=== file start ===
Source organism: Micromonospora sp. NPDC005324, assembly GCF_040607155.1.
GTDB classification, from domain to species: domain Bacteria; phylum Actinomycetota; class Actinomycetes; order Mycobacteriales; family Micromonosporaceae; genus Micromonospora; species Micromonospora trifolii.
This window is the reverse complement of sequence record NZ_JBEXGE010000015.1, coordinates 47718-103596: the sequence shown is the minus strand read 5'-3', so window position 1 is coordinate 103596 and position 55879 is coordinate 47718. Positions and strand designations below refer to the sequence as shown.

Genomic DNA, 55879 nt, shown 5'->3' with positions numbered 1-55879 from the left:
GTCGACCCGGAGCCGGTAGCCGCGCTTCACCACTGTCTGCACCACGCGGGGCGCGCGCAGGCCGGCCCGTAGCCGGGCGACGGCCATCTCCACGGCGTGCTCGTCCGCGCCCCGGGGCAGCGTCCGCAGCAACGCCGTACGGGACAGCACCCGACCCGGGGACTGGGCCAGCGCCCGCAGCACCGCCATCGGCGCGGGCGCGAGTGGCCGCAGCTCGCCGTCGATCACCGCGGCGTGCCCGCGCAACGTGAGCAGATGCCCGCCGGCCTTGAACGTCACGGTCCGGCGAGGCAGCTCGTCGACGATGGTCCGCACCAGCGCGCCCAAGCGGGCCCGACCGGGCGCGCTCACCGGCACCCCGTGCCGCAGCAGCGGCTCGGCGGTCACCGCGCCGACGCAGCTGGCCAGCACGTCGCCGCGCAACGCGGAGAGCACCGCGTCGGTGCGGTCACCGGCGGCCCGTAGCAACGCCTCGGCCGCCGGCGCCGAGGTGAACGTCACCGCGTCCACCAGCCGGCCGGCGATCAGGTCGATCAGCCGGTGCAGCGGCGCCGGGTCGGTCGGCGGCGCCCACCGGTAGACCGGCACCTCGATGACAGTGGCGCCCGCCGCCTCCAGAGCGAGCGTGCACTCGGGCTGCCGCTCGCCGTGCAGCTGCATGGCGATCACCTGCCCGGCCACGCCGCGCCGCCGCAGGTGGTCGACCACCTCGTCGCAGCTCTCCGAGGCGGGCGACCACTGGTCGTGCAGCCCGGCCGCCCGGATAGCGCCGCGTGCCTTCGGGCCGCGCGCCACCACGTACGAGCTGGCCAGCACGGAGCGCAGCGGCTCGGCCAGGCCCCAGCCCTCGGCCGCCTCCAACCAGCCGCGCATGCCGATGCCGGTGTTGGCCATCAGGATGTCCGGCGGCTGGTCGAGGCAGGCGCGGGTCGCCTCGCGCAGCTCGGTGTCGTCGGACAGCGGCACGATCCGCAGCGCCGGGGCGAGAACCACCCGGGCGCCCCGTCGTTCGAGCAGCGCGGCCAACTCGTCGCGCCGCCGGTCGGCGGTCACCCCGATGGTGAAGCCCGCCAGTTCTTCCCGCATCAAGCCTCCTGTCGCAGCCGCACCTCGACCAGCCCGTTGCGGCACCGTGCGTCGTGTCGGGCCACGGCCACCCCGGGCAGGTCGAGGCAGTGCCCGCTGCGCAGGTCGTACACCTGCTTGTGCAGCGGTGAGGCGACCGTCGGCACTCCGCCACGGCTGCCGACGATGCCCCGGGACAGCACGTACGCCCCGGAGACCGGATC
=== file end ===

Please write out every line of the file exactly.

Source organism: Micromonospora sp. NPDC005324, assembly GCF_040607155.1.
GTDB classification, from domain to species: domain Bacteria; phylum Actinomycetota; class Actinomycetes; order Mycobacteriales; family Micromonosporaceae; genus Micromonospora; species Micromonospora trifolii.
This window is the reverse complement of sequence record NZ_JBEXGE010000015.1, coordinates 47718-103596: the sequence shown is the minus strand read 5'-3', so window position 1 is coordinate 103596 and position 55879 is coordinate 47718. Positions and strand designations below refer to the sequence as shown.

Genomic DNA, 55879 nt, shown 5'->3' with positions numbered 1-55879 from the left:
GTCGACCCGGAGCCGGTAGCCGCGCTTCACCACTGTCTGCACCACGCGGGGCGCGCGCAGGCCGGCCCGTAGCCGGGCGACGGCCATCTCCACGGCGTGCTCGTCCGCGCCCCGGGGCAGCGTCCGCAGCAACGCCGTACGGGACAGCACCCGACCCGGGGACTGGGCCAGCGCCCGCAGCACCGCCATCGGCGCGGGCGCGAGTGGCCGCAGCTCGCCGTCGATCACCGCGGCGTGCCCGCGCAACGTGAGCAGATGCCCGCCGGCCTTGAACGTCACGGTCCGGCGAGGCAGCTCGTCGACGATGGTCCGCACCAGCGCGCCCAAGCGGGCCCGACCGGGCGCGCTCACCGGCACCCCGTGCCGCAGCAGCGGCTCGGCGGTCACCGCGCCGACGCAGCTGGCCAGCACGTCGCCGCGCAACGCGGAGAGCACCGCGTCGGTGCGGTCACCGGCGGCCCGTAGCAACGCCTCGGCCGCCGGCGCCGAGGTGAACGTCACCGCGTCCACCAGCCGGCCGGCGATCAGGTCGATCAGCCGGTGCAGCGGCGCCGGGTCGGTCGGCGGCGCCCACCGGTAGACCGGCACCTCGATGACAGTGGCGCCCGCCGCCTCCAGAGCGAGCGTGCACTCGGGCTGCCGCTCGCCGTGCAGCTGCATGGCGATCACCTGCCCGGCCACGCCGCGCCGCCGCAGGTGGTCGACCACCTCGTCGCAGCTCTCCGAGGCGGGCGACCACTGGTCGTGCAGCCCGGCCGCCCGGATAGCGCCGCGTGCCTTCGGGCCGCGCGCCACCACGTACGAGCTGGCCAGCACGGAGCGCAGCGGCTCGGCCAGGCCCCAGCCCTCGGCCGCCTCCAACCAGCCGCGCATGCCGATGCCGGTGTTGGCCATCAGGATGTCCGGCGGCTGGTCGAGGCAGGCGCGGGTCGCCTCGCGCAGCTCGGTGTCGTCGGACAGCGGCACGATCCGCAGCGCCGGGGCGAGAACCACCCGGGCGCCCCGTCGTTCGAGCAGCGCGGCCAACTCGTCGCGCCGCCGGTCGGCGGTCACCCCGATGGTGAAGCCCGCCAGTTCTTCCCGCATCAAGCCTCCTGTCGCAGCCGCACCTCGACCAGCCCGTTGCGGCACCGTGCGTCGTGTCGGGCCACGGCCACCCCGGGCAGGTCGAGGCAGTGCCCGCTGCGCAGGTCGTACACCTGCTTGTGCAGCGGTGAGGCGACCGTCGGCACTCCGCCACGGCTGCCGACGATGCCCCGGGACAGCACGTACGCCCCGGAGACCGGATC